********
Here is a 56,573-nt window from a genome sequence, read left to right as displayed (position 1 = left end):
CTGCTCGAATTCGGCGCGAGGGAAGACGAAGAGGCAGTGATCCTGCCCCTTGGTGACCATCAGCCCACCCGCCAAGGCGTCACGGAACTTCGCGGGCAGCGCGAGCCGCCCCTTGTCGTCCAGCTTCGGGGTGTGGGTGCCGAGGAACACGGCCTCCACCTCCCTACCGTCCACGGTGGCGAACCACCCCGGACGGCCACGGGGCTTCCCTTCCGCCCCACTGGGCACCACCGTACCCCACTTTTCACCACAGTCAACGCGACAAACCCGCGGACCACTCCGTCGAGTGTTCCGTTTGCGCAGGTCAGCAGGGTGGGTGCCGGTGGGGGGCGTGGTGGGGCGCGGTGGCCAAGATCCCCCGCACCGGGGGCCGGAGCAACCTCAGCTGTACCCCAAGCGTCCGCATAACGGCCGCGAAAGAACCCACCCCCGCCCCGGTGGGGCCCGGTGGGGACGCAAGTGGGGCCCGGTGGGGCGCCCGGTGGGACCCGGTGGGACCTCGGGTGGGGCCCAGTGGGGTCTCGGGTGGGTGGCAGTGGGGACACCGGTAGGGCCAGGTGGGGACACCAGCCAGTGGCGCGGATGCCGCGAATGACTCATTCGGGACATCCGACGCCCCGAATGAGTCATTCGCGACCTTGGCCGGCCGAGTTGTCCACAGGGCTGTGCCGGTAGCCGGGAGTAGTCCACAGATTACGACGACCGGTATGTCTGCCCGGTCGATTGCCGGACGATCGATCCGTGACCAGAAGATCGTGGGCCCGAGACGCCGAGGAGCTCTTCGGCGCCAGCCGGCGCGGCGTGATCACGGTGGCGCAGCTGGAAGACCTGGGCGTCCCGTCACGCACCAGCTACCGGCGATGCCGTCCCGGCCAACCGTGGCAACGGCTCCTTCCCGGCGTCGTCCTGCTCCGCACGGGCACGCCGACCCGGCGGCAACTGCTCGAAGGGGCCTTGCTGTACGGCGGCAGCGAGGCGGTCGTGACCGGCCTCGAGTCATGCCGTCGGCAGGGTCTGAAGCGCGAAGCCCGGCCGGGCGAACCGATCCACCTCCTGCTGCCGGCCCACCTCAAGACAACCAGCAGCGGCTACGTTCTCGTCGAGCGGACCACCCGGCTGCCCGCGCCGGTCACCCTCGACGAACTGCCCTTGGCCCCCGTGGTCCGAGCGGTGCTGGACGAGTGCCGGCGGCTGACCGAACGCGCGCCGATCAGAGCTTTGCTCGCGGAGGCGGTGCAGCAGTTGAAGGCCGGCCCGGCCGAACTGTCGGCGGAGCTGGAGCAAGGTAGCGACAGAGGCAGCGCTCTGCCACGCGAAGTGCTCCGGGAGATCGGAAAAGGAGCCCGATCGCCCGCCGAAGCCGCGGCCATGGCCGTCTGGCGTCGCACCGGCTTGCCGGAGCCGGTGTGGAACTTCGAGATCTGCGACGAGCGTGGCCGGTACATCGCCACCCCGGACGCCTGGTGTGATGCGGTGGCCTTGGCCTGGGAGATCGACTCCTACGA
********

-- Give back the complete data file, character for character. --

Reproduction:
Here is a 56,573-nt window from a genome sequence, read left to right as displayed (position 1 = left end):
CTGCTCGAATTCGGCGCGAGGGAAGACGAAGAGGCAGTGATCCTGCCCCTTGGTGACCATCAGCCCACCCGCCAAGGCGTCACGGAACTTCGCGGGCAGCGCGAGCCGCCCCTTGTCGTCCAGCTTCGGGGTGTGGGTGCCGAGGAACACGGCCTCCACCTCCCTACCGTCCACGGTGGCGAACCACCCCGGACGGCCACGGGGCTTCCCTTCCGCCCCACTGGGCACCACCGTACCCCACTTTTCACCACAGTCAACGCGACAAACCCGCGGACCACTCCGTCGAGTGTTCCGTTTGCGCAGGTCAGCAGGGTGGGTGCCGGTGGGGGGCGTGGTGGGGCGCGGTGGCCAAGATCCCCCGCACCGGGGGCCGGAGCAACCTCAGCTGTACCCCAAGCGTCCGCATAACGGCCGCGAAAGAACCCACCCCCGCCCCGGTGGGGCCCGGTGGGGACGCAAGTGGGGCCCGGTGGGGCGCCCGGTGGGACCCGGTGGGACCTCGGGTGGGGCCCAGTGGGGTCTCGGGTGGGTGGCAGTGGGGACACCGGTAGGGCCAGGTGGGGACACCAGCCAGTGGCGCGGATGCCGCGAATGACTCATTCGGGACATCCGACGCCCCGAATGAGTCATTCGCGACCTTGGCCGGCCGAGTTGTCCACAGGGCTGTGCCGGTAGCCGGGAGTAGTCCACAGATTACGACGACCGGTATGTCTGCCCGGTCGATTGCCGGACGATCGATCCGTGACCAGAAGATCGTGGGCCCGAGACGCCGAGGAGCTCTTCGGCGCCAGCCGGCGCGGCGTGATCACGGTGGCGCAGCTGGAAGACCTGGGCGTCCCGTCACGCACCAGCTACCGGCGATGCCGTCCCGGCCAACCGTGGCAACGGCTCCTTCCCGGCGTCGTCCTGCTCCGCACGGGCACGCCGACCCGGCGGCAACTGCTCGAAGGGGCCTTGCTGTACGGCGGCAGCGAGGCGGTCGTGACCGGCCTCGAGTCATGCCGTCGGCAGGGTCTGAAGCGCGAAGCCCGGCCGGGCGAACCGATCCACCTCCTGCTGCCGGCCCACCTCAAGACAACCAGCAGCGGCTACGTTCTCGTCGAGCGGACCACCCGGCTGCCCGCGCCGGTCACCCTCGACGAACTGCCCTTGGCCCCCGTGGTCCGAGCGGTGCTGGACGAGTGCCGGCGGCTGACCGAACGCGCGCCGATCAGAGCTTTGCTCGCGGAGGCGGTGCAGCAGTTGAAGGCCGGCCCGGCCGAACTGTCGGCGGAGCTGGAGCAAGGTAGCGACAGAGGCAGCGCTCTGCCACGCGAAGTGCTCCGGGAGATCGGAAAAGGAGCCCGATCGCCCGCCGAAGCCGCGGCCATGGCCGTCTGGCGTCGCACCGGCTTGCCGGAGCCGGTGTGGAACTTCGAGATCTGCGACGAGCGTGGCCGGTACATCGCCACCCCGGACGCCTGGTGTGATGCGGTGGCCTTGGCCTGGGAGATCGACTCCTACGA